As mentioned briefly, my main focus here was on dessert right from square one. Playing right into the fine balance of this brilliant sauce, white chocolate and sweet potato lend a measured sweetness that works beautifully to highlight sriracha’s unique tang and heat. Shatter through the snowy white shell with one swift bite to reveal a creamy filling, bold but not overbearing, bouncing from numerous flavorful high notes in each bite.

Prepare yourself for a new seasoning sensation. This is only the beginning of a beautiful relationship full of sweetness and spice, unrivaled by any lesser “rooster” sauce.

This post was made possible thanks to Rodelle and their superlative spicy contributions.

White Hot Sweet Potato Truffles

8 Ounces Vegan White Chocolate, Homemade or Store-Bought
1/2 Cup Sweet Potato Puree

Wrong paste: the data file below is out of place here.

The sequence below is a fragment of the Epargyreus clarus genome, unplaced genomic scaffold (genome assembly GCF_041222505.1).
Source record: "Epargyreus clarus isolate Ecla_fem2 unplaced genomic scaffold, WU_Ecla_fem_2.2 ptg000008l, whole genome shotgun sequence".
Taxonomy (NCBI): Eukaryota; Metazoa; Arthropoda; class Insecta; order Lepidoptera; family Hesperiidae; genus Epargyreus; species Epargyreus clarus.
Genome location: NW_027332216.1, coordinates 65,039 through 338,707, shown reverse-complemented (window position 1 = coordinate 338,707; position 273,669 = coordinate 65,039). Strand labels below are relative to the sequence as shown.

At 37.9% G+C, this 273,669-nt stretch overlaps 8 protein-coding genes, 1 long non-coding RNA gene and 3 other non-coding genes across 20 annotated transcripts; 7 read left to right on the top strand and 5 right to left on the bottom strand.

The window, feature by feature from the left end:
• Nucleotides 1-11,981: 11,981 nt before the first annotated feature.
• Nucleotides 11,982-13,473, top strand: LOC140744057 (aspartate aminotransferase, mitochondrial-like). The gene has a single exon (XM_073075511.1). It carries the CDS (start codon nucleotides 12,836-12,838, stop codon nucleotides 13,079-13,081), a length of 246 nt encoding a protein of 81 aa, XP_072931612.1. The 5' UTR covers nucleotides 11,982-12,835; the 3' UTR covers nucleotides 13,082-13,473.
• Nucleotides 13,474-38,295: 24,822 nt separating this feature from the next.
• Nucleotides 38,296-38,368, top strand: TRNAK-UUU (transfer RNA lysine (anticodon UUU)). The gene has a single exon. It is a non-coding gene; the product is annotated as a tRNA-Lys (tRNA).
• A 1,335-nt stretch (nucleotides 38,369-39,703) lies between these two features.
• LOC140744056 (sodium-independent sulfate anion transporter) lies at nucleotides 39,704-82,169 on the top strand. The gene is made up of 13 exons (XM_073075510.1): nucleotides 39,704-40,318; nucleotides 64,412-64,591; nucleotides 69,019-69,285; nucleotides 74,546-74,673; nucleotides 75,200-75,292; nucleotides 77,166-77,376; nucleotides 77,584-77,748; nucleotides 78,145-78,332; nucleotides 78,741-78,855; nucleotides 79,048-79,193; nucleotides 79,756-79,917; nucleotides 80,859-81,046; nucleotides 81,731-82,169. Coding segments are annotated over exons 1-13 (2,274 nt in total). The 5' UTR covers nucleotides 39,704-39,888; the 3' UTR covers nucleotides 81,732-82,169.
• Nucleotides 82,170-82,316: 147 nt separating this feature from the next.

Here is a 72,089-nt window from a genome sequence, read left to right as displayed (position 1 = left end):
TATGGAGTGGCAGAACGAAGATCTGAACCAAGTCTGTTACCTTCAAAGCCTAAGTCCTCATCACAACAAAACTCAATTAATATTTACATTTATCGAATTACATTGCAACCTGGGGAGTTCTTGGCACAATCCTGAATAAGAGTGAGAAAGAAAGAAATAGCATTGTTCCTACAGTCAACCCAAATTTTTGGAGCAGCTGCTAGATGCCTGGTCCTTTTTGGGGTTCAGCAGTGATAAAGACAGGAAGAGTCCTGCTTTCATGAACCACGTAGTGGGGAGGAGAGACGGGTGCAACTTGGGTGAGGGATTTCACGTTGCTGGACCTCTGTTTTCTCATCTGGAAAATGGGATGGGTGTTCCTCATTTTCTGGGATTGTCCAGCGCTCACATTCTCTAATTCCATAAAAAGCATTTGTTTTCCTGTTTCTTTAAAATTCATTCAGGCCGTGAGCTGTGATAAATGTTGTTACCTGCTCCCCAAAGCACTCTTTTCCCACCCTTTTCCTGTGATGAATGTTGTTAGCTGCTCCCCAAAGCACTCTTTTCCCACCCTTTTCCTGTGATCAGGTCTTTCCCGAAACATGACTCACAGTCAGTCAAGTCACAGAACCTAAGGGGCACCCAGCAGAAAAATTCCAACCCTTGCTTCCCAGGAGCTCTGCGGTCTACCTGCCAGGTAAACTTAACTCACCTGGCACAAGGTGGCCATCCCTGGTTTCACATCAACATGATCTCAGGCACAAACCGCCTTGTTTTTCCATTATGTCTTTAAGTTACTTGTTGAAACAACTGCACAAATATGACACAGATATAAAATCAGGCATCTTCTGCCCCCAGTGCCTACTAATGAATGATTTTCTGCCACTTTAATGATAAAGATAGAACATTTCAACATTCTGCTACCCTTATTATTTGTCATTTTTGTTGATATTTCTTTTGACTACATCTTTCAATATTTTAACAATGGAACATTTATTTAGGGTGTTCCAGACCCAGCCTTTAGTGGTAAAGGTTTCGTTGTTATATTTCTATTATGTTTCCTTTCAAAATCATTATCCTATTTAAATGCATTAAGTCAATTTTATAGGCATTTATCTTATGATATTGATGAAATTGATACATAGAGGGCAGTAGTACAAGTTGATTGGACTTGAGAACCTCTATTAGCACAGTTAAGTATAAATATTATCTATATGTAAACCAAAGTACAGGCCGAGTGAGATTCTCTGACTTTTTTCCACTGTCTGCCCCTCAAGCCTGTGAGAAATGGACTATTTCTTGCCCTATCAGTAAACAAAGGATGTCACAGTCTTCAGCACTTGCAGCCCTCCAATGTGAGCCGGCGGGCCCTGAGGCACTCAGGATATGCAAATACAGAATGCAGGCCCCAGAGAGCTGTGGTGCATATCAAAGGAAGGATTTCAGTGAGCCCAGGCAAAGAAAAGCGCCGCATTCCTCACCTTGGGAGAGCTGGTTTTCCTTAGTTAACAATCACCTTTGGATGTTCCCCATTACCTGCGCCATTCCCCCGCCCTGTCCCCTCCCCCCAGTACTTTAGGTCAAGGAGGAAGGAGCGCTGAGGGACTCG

1/2 Cup Confectioner’s Sugar
1/4 Cup Melted Coconut Oil
1/2 Teaspoon Molasses
1/2 Teaspoon Vanilla Extract
1 Tablespoon Sriracha Seasoning, Divided

Begin by melting the white chocolate over a double boiler or in the microwave, stirring periodically until completely smooth. Coat the insides of two small silicone bonbon molds with the melted chocolate, smoothing it up the sides of each cavity to ensure even coverage. Tap out any excess before stashing the molds in your freezer to set the truffle walls. Set the extra white chocolate aside for the time being.

To make the filling, simply combine the sweet potato puree, confectioner’s sugar, melted coconut oil, molasses, vanilla, and 2 teaspoons of the sriracha seasoning in a medium-sized bowl. Stir until all the ingredients are well combined and smooth.

Once the white chocolate has hardened, pull the molds out and fill them most of the way to the top with the sweet potato filling. Top each truffle off with a final drizzle of white chocolate, spreading it out to cover and seal all that sweet heat inside. Finish by sprinkling the remaining sriracha seasoning evenly on top before returning the candies to the freezer for at least 15 minutes.

When the white chocolate has fully set, the truffles can be stored in a cool, air-tight container for 3 – 5 days.

Makes About 30 Small Truffles

Printable Recipe


20 Comments

Sugar, Spice, and Everything Rice